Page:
Moving back in with your parents. Trying to create a new life for yourself. Being in a country you never wanted to go back to yet somehow at this point this is where you feel you should be.
The last months have been a roller-coaster of emotions. From the initial joy of not having seen my family and friends in years to the dooming question of ‘what next?’
What do you do, when everything around you is a blur. When nothing feels ‘stable’, when you’re ‘back home’, yet it still feels like a transitory stage and your backpack is ready to be packed again.
What do you do when you know that, though a new day will start and you’ll walk through it, the path you’re taking might be an aimless wander, heading into yet another maze, an obstacle race, a dead end.
What do you do when that voice that had been guiding you over the past months, the one that told you that you’re on the right path, that you have a walk to walk suddenly quiets down.
It’s interesting, how some things come back when you least expect them.
As some of you might know, I’m a big fan of meditation. However, over the last months of my travels, I had been finding it increasingly difficult to meditate (crowded Amazon cruise ship with people staring at you from all sides didn’t help – I’m not that ‘zen’ yet).
Somehow though during that difficult phase at home, meditation ‘found me again’.
I was contacted by a friend to take part in an online 21-day abundance meditation challenge. I had actually done this exact challenge a few months before. However the message came at the right moment in time. I was craving ‘routine’, the one thing that always makes me feel some stability and some peace within my racing mind, so I decided to give the challenge a second go.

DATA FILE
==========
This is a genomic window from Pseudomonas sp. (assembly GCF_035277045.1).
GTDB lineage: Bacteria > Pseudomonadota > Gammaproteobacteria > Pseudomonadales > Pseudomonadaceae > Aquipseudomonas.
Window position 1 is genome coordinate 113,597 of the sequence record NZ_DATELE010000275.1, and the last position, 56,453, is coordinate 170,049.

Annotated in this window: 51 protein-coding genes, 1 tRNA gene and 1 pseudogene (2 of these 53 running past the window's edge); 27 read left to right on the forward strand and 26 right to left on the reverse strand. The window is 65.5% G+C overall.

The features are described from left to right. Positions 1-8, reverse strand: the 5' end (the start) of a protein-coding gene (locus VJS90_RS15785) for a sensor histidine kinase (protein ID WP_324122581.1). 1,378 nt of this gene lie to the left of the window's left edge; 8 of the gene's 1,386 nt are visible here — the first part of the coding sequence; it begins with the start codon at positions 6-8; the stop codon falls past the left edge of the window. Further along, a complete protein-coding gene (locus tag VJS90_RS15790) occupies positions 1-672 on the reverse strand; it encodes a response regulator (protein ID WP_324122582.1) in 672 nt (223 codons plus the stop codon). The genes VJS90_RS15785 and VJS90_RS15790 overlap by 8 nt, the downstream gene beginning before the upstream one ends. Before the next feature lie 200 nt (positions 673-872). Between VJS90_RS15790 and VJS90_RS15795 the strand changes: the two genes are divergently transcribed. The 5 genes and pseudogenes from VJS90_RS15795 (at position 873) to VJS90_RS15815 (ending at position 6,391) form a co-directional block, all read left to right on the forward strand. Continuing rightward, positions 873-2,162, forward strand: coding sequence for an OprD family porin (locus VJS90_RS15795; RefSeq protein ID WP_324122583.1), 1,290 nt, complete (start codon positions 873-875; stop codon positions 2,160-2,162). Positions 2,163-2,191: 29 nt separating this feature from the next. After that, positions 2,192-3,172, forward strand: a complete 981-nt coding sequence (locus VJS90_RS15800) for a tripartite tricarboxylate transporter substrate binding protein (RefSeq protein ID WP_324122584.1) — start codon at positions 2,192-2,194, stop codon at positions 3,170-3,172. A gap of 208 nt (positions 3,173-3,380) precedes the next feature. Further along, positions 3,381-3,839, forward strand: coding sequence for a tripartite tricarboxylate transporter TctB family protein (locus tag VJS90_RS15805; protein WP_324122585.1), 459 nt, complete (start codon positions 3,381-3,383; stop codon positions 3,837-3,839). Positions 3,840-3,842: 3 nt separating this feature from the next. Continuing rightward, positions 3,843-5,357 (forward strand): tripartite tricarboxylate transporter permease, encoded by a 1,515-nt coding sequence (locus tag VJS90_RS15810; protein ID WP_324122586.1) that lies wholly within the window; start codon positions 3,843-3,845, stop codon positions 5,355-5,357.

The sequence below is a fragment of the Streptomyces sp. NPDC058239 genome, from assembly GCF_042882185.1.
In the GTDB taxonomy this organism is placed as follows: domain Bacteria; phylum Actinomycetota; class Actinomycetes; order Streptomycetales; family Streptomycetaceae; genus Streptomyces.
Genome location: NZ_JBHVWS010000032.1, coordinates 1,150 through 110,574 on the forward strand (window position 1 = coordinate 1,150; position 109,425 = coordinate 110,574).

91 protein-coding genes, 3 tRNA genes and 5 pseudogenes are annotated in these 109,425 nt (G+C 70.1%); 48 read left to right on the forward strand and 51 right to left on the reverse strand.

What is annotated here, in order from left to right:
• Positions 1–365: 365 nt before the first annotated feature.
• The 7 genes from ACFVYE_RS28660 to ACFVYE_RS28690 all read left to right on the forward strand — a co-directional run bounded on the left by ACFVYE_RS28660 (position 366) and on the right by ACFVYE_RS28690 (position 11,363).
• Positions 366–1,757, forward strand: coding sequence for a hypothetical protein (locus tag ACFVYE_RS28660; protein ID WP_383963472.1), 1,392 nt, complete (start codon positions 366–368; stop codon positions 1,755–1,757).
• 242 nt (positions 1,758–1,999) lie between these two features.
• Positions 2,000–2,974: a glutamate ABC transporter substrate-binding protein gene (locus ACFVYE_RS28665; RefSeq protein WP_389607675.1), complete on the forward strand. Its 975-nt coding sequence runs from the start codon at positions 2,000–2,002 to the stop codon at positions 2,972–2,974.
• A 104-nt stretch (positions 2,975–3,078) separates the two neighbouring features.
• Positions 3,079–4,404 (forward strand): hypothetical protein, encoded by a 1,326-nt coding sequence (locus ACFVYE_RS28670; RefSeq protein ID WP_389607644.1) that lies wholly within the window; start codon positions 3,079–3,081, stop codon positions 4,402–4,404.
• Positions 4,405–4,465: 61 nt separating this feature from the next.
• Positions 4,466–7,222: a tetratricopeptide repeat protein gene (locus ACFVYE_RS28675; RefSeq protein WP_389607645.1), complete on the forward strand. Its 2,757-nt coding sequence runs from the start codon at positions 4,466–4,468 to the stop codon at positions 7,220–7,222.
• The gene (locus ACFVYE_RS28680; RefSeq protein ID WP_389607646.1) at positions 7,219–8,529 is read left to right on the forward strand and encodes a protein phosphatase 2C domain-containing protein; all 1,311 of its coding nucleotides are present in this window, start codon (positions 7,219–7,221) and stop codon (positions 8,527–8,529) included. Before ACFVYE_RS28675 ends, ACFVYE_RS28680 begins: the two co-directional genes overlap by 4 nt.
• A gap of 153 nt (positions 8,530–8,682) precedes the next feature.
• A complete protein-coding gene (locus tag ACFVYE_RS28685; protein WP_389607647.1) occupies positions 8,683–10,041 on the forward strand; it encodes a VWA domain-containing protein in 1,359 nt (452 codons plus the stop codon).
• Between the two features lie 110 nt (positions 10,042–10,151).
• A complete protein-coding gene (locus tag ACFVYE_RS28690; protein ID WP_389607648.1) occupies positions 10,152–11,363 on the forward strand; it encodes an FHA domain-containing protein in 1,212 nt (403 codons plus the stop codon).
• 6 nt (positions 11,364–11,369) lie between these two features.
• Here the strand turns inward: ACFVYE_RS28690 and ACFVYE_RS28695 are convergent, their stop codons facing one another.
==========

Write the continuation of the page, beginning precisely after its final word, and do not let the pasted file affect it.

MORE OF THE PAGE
Even if it was just for the 20 minutes a day and I sat there restlessly or frustrated – I always felt a little better afterwards, some days more, some days less 😉
The struggle of meditation felt a much better struggle to fight than my own ones at times, even though the two were obviously related.
The daily reflection exercises, someday, made me want to throw my journal against the wall, then later presented themselves as real opportunities for self-reflection and a perspective from another angle.
Thanks to this challenge, I started getting back into meditation and searching for moments of stillness. It helped me create compassion for myself in moments I didn’t want to accept my struggles.
I eventually started leading my own online 21-day meditation group and it motivated me to get up in the morning, because I’d post a daily meditation and message to my group first thing when I woke up.
I wanted to write this for you if you’re going through a similar process or you feel like standing at a crossroad.
It won’t solve your problems magically or make them go away. It’s not a guide to being carefree and happy instantly.
But it can bring you closer to yourself and the feeling of being grounded, that will then help you finding a little bit of stability again.
Also, honestly, I tried meditation at 4 stages in life over the course of 6 years before I found it to be of help to myself.
So if this is not the moment for you, maybe there is another small daily routine act that gives you guidance and motivation to tackle yet another day. Meditation comes in many different ways.
If, however, there is a small spark of hope that you might benefit from it, I hope you will listen to that inner voice!